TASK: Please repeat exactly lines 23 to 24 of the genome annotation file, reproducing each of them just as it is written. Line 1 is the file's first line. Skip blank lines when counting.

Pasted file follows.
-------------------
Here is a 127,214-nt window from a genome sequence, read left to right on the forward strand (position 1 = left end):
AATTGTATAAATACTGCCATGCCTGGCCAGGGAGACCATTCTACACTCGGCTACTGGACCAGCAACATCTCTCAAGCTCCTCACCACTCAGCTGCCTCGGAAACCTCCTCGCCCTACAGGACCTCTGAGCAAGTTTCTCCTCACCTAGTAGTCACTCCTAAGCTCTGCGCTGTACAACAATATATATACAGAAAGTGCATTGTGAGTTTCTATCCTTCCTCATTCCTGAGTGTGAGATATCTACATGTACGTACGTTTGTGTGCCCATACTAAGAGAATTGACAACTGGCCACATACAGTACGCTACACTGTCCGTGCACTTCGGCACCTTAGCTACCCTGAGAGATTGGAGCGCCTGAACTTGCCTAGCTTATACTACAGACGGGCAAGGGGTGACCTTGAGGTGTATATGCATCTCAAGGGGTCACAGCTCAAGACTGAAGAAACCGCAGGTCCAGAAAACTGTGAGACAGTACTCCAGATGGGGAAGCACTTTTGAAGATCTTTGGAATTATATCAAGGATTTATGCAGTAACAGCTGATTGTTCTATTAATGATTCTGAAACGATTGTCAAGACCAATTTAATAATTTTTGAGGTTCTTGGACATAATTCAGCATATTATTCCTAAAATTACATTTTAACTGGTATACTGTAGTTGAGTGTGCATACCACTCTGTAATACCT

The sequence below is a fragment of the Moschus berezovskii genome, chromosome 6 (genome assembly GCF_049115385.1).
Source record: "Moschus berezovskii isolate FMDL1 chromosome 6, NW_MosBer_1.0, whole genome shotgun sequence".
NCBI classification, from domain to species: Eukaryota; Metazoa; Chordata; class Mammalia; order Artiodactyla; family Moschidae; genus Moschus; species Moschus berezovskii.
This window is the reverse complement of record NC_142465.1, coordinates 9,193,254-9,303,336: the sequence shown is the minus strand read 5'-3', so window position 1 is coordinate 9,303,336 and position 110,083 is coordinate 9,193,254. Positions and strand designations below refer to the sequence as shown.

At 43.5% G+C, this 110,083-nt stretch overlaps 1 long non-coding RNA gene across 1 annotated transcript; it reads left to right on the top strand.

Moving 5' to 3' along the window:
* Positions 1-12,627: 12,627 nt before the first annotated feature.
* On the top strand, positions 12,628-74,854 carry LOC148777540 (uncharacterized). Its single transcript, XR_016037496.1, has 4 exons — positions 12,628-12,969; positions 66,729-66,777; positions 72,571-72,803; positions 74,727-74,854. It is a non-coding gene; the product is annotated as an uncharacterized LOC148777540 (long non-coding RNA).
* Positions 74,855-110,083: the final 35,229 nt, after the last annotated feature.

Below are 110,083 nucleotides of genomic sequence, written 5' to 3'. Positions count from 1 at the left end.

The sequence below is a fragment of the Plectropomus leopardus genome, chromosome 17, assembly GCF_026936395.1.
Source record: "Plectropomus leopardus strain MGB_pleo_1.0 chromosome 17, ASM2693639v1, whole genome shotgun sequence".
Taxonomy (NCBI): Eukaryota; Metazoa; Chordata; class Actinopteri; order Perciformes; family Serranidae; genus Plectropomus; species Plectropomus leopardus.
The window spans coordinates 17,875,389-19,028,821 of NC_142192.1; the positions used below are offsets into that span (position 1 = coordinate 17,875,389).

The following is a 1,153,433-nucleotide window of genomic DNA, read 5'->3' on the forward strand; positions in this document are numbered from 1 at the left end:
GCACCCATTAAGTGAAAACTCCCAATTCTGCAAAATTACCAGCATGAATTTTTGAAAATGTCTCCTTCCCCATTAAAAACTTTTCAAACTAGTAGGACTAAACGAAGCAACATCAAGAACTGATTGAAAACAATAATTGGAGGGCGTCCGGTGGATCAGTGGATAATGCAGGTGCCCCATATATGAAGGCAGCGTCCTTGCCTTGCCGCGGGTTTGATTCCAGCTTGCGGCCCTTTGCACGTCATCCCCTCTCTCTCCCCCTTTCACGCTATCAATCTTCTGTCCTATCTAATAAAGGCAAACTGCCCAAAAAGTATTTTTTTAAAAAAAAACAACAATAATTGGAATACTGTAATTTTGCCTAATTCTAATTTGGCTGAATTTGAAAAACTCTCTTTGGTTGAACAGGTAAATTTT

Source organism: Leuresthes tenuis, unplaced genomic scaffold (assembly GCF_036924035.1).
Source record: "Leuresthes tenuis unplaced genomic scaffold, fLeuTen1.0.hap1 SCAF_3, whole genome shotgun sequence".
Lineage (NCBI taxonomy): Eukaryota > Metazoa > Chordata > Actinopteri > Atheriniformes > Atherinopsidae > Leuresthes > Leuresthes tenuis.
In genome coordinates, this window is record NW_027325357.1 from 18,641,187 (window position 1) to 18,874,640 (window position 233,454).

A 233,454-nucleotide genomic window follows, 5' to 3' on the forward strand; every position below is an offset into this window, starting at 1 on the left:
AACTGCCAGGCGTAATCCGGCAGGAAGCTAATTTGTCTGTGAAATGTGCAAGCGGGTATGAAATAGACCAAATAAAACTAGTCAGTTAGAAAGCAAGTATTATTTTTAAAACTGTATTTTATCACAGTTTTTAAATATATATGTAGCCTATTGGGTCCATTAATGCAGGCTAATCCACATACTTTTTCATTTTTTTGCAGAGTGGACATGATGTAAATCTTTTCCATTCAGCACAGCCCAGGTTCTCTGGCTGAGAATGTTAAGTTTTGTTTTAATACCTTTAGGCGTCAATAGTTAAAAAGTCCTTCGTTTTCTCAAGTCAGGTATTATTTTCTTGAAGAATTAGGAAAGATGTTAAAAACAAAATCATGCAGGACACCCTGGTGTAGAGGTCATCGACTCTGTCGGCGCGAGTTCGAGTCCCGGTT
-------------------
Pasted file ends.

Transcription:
A 233,454-nucleotide genomic window follows, 5' to 3' on the forward strand; every position below is an offset into this window, starting at 1 on the left:
AACTGCCAGGCGTAATCCGGCAGGAAGCTAATTTGTCTGTGAAATGTGCAAGCGGGTATGAAATAGACCAAATAAAACTAGTCAGTTAGAAAGCAAGTATTATTTTTAAAACTGTATTTTATCACAGTTTTTAAATATATATGTAGCCTATTGGGTCCATTAATGCAGGCTAATCCACATACTTTTTCATTTTTTTGCAGAGTGGACATGATGTAAATCTTTTCCATTCAGCACAGCCCAGGTTCTCTGGCTGAGAATGTTAAGTTTTGTTTTAATACCTTTAGGCGTCAATAGTTAAAAAGTCCTTCGTTTTCTCAAGTCAGGTATTATTTTCTTGAAGAATTAGGAAAGATGTTAAAAACAAAATCATGCAGGACACCCTGGTGTAGAGGTCATCGACTCTGTCGGCGCGAGTTCGAGTCCCGGTT